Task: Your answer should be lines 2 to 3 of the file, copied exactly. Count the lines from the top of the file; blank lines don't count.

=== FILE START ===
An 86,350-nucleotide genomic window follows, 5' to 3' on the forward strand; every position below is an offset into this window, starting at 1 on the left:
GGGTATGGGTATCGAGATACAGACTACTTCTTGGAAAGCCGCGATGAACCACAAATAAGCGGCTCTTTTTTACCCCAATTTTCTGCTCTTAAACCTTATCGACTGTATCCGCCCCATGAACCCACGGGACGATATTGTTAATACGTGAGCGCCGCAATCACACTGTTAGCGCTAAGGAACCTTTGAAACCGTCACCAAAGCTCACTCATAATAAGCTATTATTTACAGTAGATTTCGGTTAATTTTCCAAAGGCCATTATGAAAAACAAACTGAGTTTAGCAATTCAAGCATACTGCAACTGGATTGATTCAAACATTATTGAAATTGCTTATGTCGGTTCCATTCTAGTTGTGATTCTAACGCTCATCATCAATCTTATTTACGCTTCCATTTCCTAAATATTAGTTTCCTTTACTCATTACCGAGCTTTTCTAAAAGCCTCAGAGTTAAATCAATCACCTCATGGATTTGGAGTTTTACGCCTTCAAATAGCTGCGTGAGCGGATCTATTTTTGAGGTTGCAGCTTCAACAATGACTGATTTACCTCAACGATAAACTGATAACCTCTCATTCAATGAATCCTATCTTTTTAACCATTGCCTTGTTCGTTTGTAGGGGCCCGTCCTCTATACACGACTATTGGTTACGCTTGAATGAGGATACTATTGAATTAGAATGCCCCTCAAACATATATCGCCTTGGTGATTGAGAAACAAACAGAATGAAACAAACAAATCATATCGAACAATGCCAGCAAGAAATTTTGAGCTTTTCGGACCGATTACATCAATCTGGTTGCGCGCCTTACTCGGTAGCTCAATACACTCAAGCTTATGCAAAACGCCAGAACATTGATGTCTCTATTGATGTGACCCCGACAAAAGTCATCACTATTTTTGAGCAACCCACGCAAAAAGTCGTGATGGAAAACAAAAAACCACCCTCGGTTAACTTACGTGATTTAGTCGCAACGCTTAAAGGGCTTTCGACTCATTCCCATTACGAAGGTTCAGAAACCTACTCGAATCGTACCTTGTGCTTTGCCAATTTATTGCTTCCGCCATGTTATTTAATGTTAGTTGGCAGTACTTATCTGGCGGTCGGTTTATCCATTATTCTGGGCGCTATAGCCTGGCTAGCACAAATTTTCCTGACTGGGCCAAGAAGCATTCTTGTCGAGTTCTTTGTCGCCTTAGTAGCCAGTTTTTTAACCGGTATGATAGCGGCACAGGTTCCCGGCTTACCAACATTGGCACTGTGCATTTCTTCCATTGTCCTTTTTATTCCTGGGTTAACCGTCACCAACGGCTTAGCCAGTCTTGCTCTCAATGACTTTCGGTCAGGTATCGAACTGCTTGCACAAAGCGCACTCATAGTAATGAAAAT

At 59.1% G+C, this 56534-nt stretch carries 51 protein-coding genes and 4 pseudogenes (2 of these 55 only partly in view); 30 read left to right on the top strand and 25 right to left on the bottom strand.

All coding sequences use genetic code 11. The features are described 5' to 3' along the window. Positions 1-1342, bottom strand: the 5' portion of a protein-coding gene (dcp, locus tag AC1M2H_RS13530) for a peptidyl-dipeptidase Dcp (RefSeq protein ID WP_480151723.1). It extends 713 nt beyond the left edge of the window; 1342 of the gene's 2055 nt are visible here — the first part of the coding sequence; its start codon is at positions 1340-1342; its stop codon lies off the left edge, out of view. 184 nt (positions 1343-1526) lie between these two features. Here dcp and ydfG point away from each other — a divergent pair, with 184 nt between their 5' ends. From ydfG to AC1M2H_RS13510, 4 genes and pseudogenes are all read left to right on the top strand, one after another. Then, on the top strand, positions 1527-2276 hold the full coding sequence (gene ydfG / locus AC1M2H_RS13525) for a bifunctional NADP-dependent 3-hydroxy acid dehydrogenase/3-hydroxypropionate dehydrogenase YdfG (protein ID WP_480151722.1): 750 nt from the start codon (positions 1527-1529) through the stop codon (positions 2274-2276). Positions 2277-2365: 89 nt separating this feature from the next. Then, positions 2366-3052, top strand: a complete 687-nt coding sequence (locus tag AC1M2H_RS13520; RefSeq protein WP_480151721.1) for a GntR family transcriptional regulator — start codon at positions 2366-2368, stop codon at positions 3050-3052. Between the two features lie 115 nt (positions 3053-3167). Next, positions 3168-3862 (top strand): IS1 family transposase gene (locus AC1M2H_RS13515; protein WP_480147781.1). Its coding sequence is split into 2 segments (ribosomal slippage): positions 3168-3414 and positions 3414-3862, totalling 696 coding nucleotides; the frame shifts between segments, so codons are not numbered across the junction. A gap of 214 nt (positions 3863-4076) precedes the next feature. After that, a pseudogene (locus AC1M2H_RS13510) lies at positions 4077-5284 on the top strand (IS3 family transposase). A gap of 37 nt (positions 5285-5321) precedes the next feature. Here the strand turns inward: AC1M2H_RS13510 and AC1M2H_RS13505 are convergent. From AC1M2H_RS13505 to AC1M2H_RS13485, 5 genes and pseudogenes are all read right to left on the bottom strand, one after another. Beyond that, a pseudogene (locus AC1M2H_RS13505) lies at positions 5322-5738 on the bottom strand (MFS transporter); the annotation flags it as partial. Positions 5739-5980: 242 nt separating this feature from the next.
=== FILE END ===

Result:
GGGTATGGGTATCGAGATACAGACTACTTCTTGGAAAGCCGCGATGAACCACAAATAAGCGGCTCTTTTTTACCCCAATTTTCTGCTCTTAAACCTTATCGACTGTATCCGCCCCATGAACCCACGGGACGATATTGTTAATACGTGAGCGCCGCAATCACACTGTTAGCGCTAAGGAACCTTTGAAACCGTCACCAAAGCTCACTCATAATAAGCTATTATTTACAGTAGATTTCGGTTAATTTTCCAAAGGCCATTATGAAAAACAAACTGAGTTTAGCAATTCAAGCATACTGCAACTGGATTGATTCAAACATTATTGAAATTGCTTATGTCGGTTCCATTCTAGTTGTGATTCTAACGCTCATCATCAATCTTATTTACGCTTCCATTTCCTAAATATTAGTTTCCTTTACTCATTACCGAGCTTTTCTAAAAGCCTCAGAGTTAAATCAATCACCTCATGGATTTGGAGTTTTACGCCTTCAAATAGCTGCGTGAGCGGATCTATTTTTGAGGTTGCAGCTTCAACAATGACTGATTTACCTCAACGATAAACTGATAACCTCTCATTCAATGAATCCTATCTTTTTAACCATTGCCTTGTTCGTTTGTAGGGGCCCGTCCTCTATACACGACTATTGGTTACGCTTGAATGAGGATACTATTGAATTAGAATGCCCCTCAAACATATATCGCCTTGGTGATTGAGAAACAAACAGAATGAAACAAACAAATCATATCGAACAATGCCAGCAAGAAATTTTGAGCTTTTCGGACCGATTACATCAATCTGGTTGCGCGCCTTACTCGGTAGCTCAATACACTCAAGCTTATGCAAAACGCCAGAACATTGATGTCTCTATTGATGTGACCCCGACAAAAGTCATCACTATTTTTGAGCAACCCACGCAAAAAGTCGTGATGGAAAACAAAAAACCACCCTCGGTTAACTTACGTGATTTAGTCGCAACGCTTAAAGGGCTTTCGACTCATTCCCATTACGAAGGTTCAGAAACCTACTCGAATCGTACCTTGTGCTTTGCCAATTTATTGCTTCCGCCATGTTATTTAATGTTAGTTGGCAGTACTTATCTGGCGGTCGGTTTATCCATTATTCTGGGCGCTATAGCCTGGCTAGCACAAATTTTCCTGACTGGGCCAAGAAGCATTCTTGTCGAGTTCTTTGTCGCCTTAGTAGCCAGTTTTTTAACCGGTATGATAGCGGCACAGGTTCCCGGCTTACCAACATTGGCACTGTGCATTTCTTCCATTGTCCTTTTTATTCCTGGGTTAACCGTCACCAACGGCTTAGCCAGTCTTGCTCTCAATGACTTTCGGTCAGGTATCGAACTGCTTGCACAAAGCGCACTCATAGTAATGAAAAT

At 59.1% G+C, this 56534-nt stretch carries 51 protein-coding genes and 4 pseudogenes (2 of these 55 only partly in view); 30 read left to right on the top strand and 25 right to left on the bottom strand.